5. Should my kids get the flu shot; or does it just depend on who you talk to?

I got mine and so did my pregnant wife. Seriously, it's just a little shot and I'm not walking backwards yet.

6. Is what we know about human gait wrong because we have been skewed by footwear?

Absolutely! You actually turned me on to this fact when I first started reading your blog.

7. Athletic training staffs across the country receive information from Perform Better with the latest being a email newsletter: "The Death of the Squat". With Coach Mike Boyle's latest "thought process"... being an "expert" with Perform Better... does this mean that we, as strength coaches who still have our athletes squat, now have to deal with possibly added resistance from the sports medicine staff about 'what we do', because a very well-known coach now says they are bad?

- This drives me nuts because coaches are taking a squat or not squat stance and I'm not sure I get this. What ever happened to assessing the individual and not using cookie cutter recommendations???

I mean, everyone talks about this, but then we're all taking a fixed position on ONE exercise?

Besides, who listens to friggin' doctors when it comes to exercise anyway?

Aaron Schwenzfeier said...

Thanks for the answers Mark, much appreciated!

1. I agree

2. Yeah it is a sad state of affairs. I just wonder how much 'bandaging' will hold, before someone needs to confront the honest truth. I guess it comes down to choices and ultimately acceptance...

3. Completely agree, but my fear is that we've gotten so deep into dysfunction that we continue to chase it until death.

4. Maybe. In my situation they aren't paying me, and I think sometimes psychology plays a large role in athletic/team development.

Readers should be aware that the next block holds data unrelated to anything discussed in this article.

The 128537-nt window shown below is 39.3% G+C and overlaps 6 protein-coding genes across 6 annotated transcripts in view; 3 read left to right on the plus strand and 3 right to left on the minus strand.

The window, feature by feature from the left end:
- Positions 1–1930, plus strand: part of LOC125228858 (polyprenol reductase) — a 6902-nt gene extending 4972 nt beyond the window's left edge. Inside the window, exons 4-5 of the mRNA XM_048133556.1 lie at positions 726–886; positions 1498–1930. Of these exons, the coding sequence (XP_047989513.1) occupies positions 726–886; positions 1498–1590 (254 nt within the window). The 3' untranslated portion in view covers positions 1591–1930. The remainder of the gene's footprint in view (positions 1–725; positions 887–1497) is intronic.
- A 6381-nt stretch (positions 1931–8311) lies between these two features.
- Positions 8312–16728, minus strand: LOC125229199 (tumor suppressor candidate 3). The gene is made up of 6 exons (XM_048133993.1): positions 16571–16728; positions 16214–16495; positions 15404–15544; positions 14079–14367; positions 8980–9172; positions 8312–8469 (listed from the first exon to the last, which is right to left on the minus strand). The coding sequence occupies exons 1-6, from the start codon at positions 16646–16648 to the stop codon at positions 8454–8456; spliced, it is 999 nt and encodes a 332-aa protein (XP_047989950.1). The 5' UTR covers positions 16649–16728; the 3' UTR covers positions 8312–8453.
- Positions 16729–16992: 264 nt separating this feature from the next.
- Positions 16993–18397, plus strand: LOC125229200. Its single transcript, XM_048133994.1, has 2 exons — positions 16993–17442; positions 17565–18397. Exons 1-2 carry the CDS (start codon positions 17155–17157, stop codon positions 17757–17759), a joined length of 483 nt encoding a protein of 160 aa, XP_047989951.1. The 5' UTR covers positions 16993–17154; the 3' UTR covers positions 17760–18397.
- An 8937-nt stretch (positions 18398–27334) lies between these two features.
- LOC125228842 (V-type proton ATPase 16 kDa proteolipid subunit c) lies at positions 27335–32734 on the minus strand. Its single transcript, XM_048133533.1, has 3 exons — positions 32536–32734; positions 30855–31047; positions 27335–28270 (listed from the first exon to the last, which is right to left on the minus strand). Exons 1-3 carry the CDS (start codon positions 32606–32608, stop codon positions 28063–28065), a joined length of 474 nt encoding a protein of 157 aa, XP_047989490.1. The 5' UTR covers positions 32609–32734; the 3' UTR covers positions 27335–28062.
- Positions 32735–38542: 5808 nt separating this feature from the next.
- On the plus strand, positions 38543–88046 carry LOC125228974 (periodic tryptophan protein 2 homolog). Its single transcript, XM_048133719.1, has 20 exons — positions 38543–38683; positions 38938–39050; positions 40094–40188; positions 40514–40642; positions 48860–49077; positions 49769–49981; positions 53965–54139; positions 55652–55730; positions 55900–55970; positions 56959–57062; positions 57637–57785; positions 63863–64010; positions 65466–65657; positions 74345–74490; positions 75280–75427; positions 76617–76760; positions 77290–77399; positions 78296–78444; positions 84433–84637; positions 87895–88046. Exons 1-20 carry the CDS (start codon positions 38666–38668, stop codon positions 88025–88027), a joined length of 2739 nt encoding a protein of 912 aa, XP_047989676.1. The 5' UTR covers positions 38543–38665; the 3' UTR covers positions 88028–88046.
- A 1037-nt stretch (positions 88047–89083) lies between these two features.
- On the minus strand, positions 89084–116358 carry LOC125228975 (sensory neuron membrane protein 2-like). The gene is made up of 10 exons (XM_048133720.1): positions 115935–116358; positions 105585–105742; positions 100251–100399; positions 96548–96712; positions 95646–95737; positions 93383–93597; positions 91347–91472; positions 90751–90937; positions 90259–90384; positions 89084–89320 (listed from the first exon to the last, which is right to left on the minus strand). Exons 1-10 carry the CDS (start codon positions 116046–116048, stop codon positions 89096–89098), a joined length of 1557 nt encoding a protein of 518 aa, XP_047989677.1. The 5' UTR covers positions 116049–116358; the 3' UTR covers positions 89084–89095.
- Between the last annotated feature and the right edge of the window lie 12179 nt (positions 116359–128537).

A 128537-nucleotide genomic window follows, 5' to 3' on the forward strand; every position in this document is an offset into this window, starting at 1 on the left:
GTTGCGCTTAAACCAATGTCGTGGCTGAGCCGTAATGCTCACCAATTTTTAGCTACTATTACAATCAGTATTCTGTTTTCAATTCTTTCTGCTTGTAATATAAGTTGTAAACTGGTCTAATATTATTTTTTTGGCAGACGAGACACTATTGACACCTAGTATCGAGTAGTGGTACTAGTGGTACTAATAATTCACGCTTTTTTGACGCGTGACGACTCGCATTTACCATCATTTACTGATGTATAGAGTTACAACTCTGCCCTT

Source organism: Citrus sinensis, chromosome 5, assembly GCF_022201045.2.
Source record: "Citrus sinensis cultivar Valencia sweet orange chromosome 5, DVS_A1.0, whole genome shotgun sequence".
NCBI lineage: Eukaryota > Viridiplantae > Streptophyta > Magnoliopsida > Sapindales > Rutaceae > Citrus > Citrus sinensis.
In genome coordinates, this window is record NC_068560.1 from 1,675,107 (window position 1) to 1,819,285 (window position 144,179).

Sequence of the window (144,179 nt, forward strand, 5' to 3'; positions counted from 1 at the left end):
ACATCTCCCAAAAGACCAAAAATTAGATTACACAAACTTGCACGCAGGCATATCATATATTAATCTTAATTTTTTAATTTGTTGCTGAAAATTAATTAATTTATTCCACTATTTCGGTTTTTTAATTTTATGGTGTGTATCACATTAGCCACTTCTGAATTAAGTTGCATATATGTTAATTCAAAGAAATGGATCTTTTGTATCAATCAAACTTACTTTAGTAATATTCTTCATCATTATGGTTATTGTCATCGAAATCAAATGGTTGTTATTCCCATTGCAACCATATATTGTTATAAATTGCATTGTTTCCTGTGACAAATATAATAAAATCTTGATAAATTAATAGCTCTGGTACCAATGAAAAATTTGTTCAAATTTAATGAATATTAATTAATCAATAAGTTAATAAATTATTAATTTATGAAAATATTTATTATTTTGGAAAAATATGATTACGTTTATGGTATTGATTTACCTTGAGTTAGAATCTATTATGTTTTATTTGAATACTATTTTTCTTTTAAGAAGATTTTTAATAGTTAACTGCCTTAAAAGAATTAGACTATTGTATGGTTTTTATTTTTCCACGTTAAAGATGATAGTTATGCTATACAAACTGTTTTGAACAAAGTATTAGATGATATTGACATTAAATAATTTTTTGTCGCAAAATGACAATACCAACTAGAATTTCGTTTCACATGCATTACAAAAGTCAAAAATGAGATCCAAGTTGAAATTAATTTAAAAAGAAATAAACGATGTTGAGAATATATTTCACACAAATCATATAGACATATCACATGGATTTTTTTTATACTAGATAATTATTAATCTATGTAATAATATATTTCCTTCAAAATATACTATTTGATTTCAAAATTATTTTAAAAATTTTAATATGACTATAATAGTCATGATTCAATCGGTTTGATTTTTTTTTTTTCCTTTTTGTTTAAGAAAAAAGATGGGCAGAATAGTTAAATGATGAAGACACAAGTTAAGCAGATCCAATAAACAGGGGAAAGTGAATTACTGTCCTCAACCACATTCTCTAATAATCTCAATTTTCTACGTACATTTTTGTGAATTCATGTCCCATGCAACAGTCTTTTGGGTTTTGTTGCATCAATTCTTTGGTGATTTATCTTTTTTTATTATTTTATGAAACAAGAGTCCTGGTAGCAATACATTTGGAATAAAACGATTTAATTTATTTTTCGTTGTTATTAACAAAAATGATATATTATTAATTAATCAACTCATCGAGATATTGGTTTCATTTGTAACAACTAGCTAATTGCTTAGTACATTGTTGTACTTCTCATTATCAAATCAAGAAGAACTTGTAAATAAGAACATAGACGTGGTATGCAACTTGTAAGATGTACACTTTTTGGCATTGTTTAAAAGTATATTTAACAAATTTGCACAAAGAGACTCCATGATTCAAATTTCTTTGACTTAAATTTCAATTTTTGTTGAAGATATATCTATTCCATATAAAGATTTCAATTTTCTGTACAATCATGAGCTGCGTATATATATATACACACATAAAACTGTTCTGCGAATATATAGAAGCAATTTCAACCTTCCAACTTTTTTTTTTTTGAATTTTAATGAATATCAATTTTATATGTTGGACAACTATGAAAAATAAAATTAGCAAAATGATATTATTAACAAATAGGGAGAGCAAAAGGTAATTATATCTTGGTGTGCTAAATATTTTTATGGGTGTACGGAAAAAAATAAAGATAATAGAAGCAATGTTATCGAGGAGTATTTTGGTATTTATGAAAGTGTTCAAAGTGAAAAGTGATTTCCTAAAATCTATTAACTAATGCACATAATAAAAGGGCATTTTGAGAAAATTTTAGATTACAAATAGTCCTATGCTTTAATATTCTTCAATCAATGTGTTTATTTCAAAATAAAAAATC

Disclaimer: I'd like to think I have a decent level of intelligence here, as I don't hammer the pegs into different shaped holes, but...

Do I follow Gray Cook's "rules" of they have no business loading the squat until "such and such" standard is met?

As Josh stated:

"They become "sick." If you tell someone they need "correction," and that you're the one who can "correct" them, you do two things. You put them in a victim/disabled role, and put yourself in an expert/fixer role. Everything turns to crap."

I agree that it doesn't have to be either/or, but what's the message being sent by "experts". And I think very well coached BASICS, can correct many things.

Any thoughts?

7. But it IS because one coach, is taking a fixed position on ONE exercise.

... or against ONE exercise.

Again, I thank you Mark for your answers and would love to hear any additional thoughts.

Anyone else???

Dustin Schlichting said...

1. Does corrective exercise work? If so, does context make a difference?

- Yes, sometimes. Context I would say is the most important part.

2. Does corrective exercise address the cause or the symptom?

- Can be both. Or neither.

3. If all you're looking for is movement dysfunction, is all you find is movement dysfunction?

-Almost always

4. What happens to the psychology of an athlete when they have to follow corrective exercise protocols vs. the regular heavy training that the rest of his or her teammates are doing?

- I like the way J put it. We need to be very particular with what we are teaching these athletes. When I say "teaching" I mean what they walk away with at the end of the day. Working with a younger population they will absorb a lot of what we say but they will also interpret things on their own. First impressions are hard to change.

5. Should my kids get the flu shot; or does it just depend on who you talk to?

- I don't know. Let me know what you find out.

6. Is what we know about human gait wrong because we have been skewed by footwear?

- Makes sense.

7. Athletic training staffs across the country receive information from Perform Better with the latest being a email newsletter: "The Death of the Squat". With Coach Mike Boyle's latest "thought process"... being an "expert" with Perform Better... does this mean that we, as strength coaches who still have our athletes squat, now have to deal with possibly added resistance from the sports medicine staff about 'what we do', because a very well-known coach now says they are bad?